"I am Finally Free!"

02/11/2014
(MCT)
Feb. 11--Working for 33 years as Berks County Prison warden was like living in a pressure cooker that George A. Wagner just couldn't take anymore.
Wagner said he didn't realize how bad it was getting until he abruptly decided to retire Jan. 31.
"I am finally free," the 62-year-old Wagner said, relaxing in a sunny room in his home, known as Heister's Mansion, on the prison property. "I can finally get a good night's sleep."
Wagner hopes to find work in a more positive environment, but said he is not sure what he will do.
"I just want to relax," the former warden said. "I may travel with my wife."
Wagner started as a corrections officer in 1974, and was promoted to warden just seven years later.
Reflecting on 40 years at the prison, he concluded that his life was unconventional and stressful.
"What do you think it was like for my two sons growing up at a prison?" he said. "They played with inmates. It was not a normal life. We're living in the country, and no one else is around but inmates."
When Wagner was promoted to warden in 1981, he was required to live in the Berks County-owned mansion on prison property because the warden was on call 24 hours and the technology was not what it is today.
"If I wasn't named warden so long ago when I was only 28 years old, maybe I would not be so tired of it," he said. "You fool yourself to think you can keep on going, but you just can't anymore."
Wagner said he didn't want to stay in a job when his heart was no longer into it. That's why he retired without giving the county prison board more notice, he said.
"It was just time to move on," Wagner explained. "That's me. I didn't want to continue to work making major decisions when I knew I was leaving."
Change behind the walls
Thirty-three years, Wagner said, is a long time to work as a warden in a prison that has grown from a daily population of about 175 inmates when he started in 1974 at the prison to about 1,200 today. At its peak in the late 1990s, the prison housed 1,350.
Wagner recalled that he was hired after an internship his senior year at Penn State.
Former Warden Walter Scheipe remembered hiring Wagner.
"He had long, blond hair, Scheipe recalled. "I told him I would hire him if he cut his hair. He cut his hair and we hired him."
Scheipe understands the stress the job can create.
"I talked to him recently and I could hear in his voice the relief," Scheipe said of Wagner, whom he described as an outstanding warden.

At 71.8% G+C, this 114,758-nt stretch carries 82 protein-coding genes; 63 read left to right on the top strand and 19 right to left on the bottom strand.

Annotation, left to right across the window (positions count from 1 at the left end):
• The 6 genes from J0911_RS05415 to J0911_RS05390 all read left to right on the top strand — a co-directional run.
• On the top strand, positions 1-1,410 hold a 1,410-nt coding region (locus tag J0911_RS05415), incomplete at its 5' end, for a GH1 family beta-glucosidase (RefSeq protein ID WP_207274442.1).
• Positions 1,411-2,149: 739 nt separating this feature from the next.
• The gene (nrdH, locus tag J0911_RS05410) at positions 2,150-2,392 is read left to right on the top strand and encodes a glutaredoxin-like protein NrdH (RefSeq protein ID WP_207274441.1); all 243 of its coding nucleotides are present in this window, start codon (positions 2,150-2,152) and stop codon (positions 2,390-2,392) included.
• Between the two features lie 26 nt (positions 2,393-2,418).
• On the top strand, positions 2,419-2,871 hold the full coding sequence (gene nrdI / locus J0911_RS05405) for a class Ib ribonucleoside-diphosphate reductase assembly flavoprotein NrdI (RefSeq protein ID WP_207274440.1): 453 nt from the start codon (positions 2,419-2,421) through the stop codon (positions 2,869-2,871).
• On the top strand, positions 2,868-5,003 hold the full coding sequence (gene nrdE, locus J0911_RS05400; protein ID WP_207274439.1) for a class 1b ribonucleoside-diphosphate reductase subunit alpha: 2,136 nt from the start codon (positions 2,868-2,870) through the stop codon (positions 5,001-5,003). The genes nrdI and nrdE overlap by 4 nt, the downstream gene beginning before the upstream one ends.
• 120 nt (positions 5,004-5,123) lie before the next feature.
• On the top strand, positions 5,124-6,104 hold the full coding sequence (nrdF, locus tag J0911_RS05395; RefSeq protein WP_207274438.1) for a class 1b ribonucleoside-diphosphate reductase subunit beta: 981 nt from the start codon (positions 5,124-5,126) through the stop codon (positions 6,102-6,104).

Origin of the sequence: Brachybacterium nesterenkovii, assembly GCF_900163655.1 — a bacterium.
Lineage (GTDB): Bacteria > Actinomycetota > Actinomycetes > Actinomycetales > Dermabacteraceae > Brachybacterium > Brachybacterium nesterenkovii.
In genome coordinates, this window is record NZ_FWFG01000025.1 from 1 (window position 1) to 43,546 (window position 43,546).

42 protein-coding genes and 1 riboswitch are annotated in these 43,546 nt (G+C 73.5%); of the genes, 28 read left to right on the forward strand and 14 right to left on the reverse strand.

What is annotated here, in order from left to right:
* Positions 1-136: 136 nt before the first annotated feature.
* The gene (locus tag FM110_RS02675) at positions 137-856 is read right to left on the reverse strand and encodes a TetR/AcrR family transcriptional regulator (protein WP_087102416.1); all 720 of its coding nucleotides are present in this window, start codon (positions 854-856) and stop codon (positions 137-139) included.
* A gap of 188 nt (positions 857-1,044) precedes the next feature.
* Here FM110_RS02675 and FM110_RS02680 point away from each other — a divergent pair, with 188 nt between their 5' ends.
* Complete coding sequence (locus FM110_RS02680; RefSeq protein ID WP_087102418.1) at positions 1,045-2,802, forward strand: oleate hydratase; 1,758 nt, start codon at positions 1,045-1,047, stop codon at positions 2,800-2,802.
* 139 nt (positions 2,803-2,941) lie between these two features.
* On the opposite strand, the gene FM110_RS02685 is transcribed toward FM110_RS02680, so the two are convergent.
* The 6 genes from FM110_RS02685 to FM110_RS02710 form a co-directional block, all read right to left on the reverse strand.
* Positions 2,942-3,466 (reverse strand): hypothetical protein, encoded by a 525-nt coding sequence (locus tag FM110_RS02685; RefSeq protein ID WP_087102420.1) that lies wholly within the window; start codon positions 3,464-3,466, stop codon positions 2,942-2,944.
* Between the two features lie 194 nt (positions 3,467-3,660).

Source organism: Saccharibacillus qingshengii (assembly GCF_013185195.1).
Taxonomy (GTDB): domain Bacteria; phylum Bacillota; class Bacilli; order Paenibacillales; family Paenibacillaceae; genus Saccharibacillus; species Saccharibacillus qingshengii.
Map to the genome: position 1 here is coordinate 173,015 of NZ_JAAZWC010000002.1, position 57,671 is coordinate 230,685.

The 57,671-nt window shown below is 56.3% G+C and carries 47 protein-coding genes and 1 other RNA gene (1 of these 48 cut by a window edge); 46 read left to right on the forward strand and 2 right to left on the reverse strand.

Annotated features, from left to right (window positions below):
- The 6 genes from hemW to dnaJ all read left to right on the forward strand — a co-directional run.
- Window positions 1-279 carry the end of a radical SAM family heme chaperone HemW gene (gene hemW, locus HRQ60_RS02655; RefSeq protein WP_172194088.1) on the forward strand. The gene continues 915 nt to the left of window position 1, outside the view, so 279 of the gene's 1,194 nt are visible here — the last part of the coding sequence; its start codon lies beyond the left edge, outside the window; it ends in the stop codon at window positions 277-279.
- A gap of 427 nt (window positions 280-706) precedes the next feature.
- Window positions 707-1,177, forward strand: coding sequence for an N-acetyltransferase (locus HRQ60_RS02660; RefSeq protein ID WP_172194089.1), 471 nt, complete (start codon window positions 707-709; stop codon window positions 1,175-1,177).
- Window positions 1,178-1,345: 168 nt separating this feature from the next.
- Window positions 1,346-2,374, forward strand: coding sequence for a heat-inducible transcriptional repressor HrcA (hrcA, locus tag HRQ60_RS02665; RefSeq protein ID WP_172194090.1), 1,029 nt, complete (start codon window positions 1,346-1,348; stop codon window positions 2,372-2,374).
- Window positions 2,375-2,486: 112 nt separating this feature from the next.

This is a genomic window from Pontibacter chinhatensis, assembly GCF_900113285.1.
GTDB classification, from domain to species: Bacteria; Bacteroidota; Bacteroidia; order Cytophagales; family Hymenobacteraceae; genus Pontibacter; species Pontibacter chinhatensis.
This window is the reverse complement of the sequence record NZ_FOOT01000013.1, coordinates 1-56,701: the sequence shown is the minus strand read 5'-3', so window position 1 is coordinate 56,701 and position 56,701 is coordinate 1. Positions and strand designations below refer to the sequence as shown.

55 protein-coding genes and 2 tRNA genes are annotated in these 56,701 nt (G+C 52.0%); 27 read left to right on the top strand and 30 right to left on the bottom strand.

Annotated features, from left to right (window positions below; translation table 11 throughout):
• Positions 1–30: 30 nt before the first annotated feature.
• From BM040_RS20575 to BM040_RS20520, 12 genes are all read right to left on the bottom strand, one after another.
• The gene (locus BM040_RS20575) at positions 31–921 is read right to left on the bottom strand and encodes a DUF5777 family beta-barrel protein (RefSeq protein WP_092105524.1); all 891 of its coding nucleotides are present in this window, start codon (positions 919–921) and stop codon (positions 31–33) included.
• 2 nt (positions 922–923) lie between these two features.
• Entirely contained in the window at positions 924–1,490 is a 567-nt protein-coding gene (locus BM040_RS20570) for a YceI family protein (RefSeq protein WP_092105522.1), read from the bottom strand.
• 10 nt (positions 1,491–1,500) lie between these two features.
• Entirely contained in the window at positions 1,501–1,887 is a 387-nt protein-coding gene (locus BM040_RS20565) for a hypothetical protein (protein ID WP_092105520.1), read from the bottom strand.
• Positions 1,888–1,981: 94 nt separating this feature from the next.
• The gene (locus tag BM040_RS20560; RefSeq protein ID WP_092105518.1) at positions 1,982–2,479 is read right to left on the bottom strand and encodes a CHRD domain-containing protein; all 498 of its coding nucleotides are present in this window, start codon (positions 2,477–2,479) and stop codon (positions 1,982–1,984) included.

"He has the utmost respect from wardens throughout the state," Scheipe said.
Wagner enjoyed working on expansion and other prison projects, but said the day-to-day grind was too negative.
He recalled that in the 1970s there were a handful of violent motorcycle gang members from the Pagans locked up for selling methamphetamine.
Today, however, the prison is filled with street gang members and other violent offenders, as well as state parole violators.
"It was so stressful," he said. "I get up every day and make dozens of tough decisions about people's lives. I answer hundreds of grievances from inmates. People are not happy about anything here."
Prison boss and mentor
Pennsylvania Secretary of Corrections John E. Wetzel recalled that Wagner served as his mentor when Wetzel worked at the Berks prison from 1992 to 2002.
Wetzel started as an officer and was promoted to treatment counselor, then to director of treatment and training.
"George had such an impact on the field of corrections, both from a policy standpoint and for those he's mentored and guided," Wetzel said. "Along with his legacy, he leaves behind a footprint that will be hard to fill."
Janine L. Quigley, chief deputy warden who worked for Wagner since December 1986, thanked him for the opportunities he gave her to grow professionally.
"As I reflect upon these past 27 years, I am most grateful for being able to work for a leader who embraced positive change, progressive thinking and perseverance in an environment that inherently presents daily challenges," Quigley said. "His willingness to publicly state that he has reached a point where he is tired speaks volumes to those who have never worked behind the razor ribbon.
"Those who spend their careers working in corrections face many trials and stressors that often go unnoticed."
Quigley hopes that Wagner's service to the Berks community is appreciated and that the transition brings a renewed appreciation for staff members who put their lives at risk walking the concrete halls.
"May he be blessed with a wonderful, well-deserved retirement," she said.
County Commissioner Kevin S. Barnhardt, prison board chairman for the last six years, said his interest in the prison was piqued by Wagner's knowledge.
"He taught me a lot about incarceration and reentry to the community," Barnhardt said. "His legacy is that he led us into a new way of thinking.
"He did not want to lock up people and throw away the key."
Barnhardt commended Wagner for pressing the county to open the Berks County Reentry Center in May 2010 to help inmates get jobs and transition back into the community.
"He was a progressive-thinking warden," Barnhardt said.
Contact Holly Herman: 610-478-6291 or hherman@readingeagle.com.
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